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Getting Your Home Equity Line of Credit Reinstated

Updated on October 29, 2012

Getting your home equity line of credit frozen or reduced

Many people have been receiving letters from their lenders stating that their home equity line of credit has been frozen or reduced. This is primarily the result of two things: the value of your house has fallen or your financial circumstances have changed.

Some of you may have been caught off guard by this, especially if your income hasn't changed in any way, causing you to believe there are no issues or problems with your home equity line of credit; that is until you receive the letter saying you no longer have it.

If you had plans to tap that line of credit for something you really need or wanted, this can be a blow to your plans, and so you need to take some steps in order to either get it reinstated quickly, or at least know the steps to take to change the situation to where your HELOC can be restored.

Being a financial advisor in a past life, I never recommended that people use their home as a piggy bank, as it could come back to bite them hard. But many people don't heed that advice, and so are shocked when they no longer have access to immediate cash.

Revolving line of credit

Usually a home equity line of credit is set up a a revolving credit line, so it's much different than a mortgage which is fixed as far as the price paid for the home (interest rates can be adjustable if your loan was an ARM).

So while interest rates can change in those cases, and thus the monthly payment, the actual amount of the loan of course doesn't.

But this isn't the case with a home equity line of credit, which is subject primarily to market conditions, and so when the value of a home falls, so will the credit line, and so either it will be frozen or cut back. 

Read the letter completely that is sent from your lender

While you can be caught off guard by your home equity line of credit being lost because you're thinking in terms that everything is ok because you income hasn't declined, or possibly has even risen. But, again, most credit lines are based more on the value of your home than anything else, although ability to repay obviously pays a part too. But a secured loan is more important to the lender than anything, and that's tied to the value of your home.

Another reason you can be caught off guard is because a lender doesn't have to send you a letter telling you there's been a change in your home equity line of credit until three business days after they've taken the action. 

Getting your home equity line of credit reinstated

Talk with your lender

One thing that usually will need to be done is to communicate with your lender when you receive your letter, as this will clear up any confusion and put them on alert that you're involved and want to resolve the situation.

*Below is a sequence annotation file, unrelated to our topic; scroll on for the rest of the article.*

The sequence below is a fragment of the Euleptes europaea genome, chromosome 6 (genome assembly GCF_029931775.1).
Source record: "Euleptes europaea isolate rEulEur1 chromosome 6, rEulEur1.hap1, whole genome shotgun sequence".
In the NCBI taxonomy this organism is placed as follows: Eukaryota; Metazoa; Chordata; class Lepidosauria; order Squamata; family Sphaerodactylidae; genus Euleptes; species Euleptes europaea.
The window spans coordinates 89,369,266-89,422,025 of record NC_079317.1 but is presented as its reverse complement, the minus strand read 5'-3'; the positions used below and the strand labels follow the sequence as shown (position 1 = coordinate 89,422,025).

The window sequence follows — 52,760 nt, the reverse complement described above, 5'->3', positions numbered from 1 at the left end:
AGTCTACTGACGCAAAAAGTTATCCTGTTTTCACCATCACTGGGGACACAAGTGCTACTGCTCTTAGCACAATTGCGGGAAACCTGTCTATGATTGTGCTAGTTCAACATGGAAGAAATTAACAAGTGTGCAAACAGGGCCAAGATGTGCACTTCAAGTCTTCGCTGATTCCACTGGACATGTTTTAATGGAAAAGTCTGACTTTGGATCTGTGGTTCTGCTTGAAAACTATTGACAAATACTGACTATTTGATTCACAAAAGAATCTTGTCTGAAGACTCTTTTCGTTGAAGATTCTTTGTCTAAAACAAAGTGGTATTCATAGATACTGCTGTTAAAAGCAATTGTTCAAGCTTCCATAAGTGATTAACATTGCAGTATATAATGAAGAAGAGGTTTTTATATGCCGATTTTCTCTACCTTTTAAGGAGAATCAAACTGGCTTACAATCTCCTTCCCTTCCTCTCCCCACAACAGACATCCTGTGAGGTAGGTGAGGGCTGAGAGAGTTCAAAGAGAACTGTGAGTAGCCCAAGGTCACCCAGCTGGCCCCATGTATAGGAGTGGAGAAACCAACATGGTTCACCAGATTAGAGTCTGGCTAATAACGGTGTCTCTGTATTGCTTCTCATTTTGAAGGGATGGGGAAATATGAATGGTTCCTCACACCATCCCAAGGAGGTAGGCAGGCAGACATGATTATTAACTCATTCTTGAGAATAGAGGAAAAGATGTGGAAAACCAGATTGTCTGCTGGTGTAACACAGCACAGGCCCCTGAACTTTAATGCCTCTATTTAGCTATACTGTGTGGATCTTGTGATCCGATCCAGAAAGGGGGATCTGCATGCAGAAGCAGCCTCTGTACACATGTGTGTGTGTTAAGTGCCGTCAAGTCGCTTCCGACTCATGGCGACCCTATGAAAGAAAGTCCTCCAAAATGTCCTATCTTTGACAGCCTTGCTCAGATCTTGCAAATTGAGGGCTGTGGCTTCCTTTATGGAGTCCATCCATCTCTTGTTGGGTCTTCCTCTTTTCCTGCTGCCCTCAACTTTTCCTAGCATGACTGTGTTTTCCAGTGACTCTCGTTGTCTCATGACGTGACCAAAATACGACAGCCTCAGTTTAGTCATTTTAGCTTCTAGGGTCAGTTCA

Why was your home equity line of credit changed

While your letter from your lender should have been, and is required to be specific, you don want to know the reasons why the HELOC was changed through reduction or freezing the line of credit.

Again, almost all of the reasons your home line of credit will be frozen or reduced is because of a change in income or a change in value of your home.

This is why it's imperative to find out from the standpoint of your lender what the reason is, as something may have happened to change that that the lender is unaware of.

In other words, the bank is probably behind in what is happening in your life or in the value of your home, and so you want to be absolutely clear on the reasoning so you can correct it if it's based on circumstances that no longer exist. 

Request for your home equity line of credit to be reinstated

If you believe you're correct and your lender is wrong, you can ask for your line of credit to be reinstated, which is best to be done in writing.

Assuming the conditions have changed and no longer exist, your lender is required to reinstate your home equity line of credit upon request. But if you don't request, they don't have to do it.

They also are required to respond to a written request and search out your circumstances to see if anything has changed. 

Fees connected to home equity line of credit reinstatement

You don't want to get too cute with all of this, because if the reasons your HELOC was frozen or decreased were legitimate, paying to do the research can be charged to the consumer, so you don't want to add insult to injury and create a new bill or bills for yourself only out of stubbornness or not accepting the circumstances surrounding your home value.

If you've lost a job or have decreased income, or your home has indeed lost value, they don't have the obligation to pay for a new appraisal or credit score check. Many lenders will pass those costs on to you in the form of billing you for it. So be sure there are legitimate reasons for asking for reinstatement, as many things can be done to change it, but if all things are the same, it's like kicking against a brick wall for no reason. 

Comments

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    • iskoban profile image

      iskoban 8 years ago

      informatics hub

    • Amirkhail profile image

      Amirkhail 8 years ago

      quite a informatics hub,

    • profile image

      scheng1 8 years ago

      It's sad to find that one source of credit dries up when we need it most. Good tips to getting it reinstate, most people probably never think of it.

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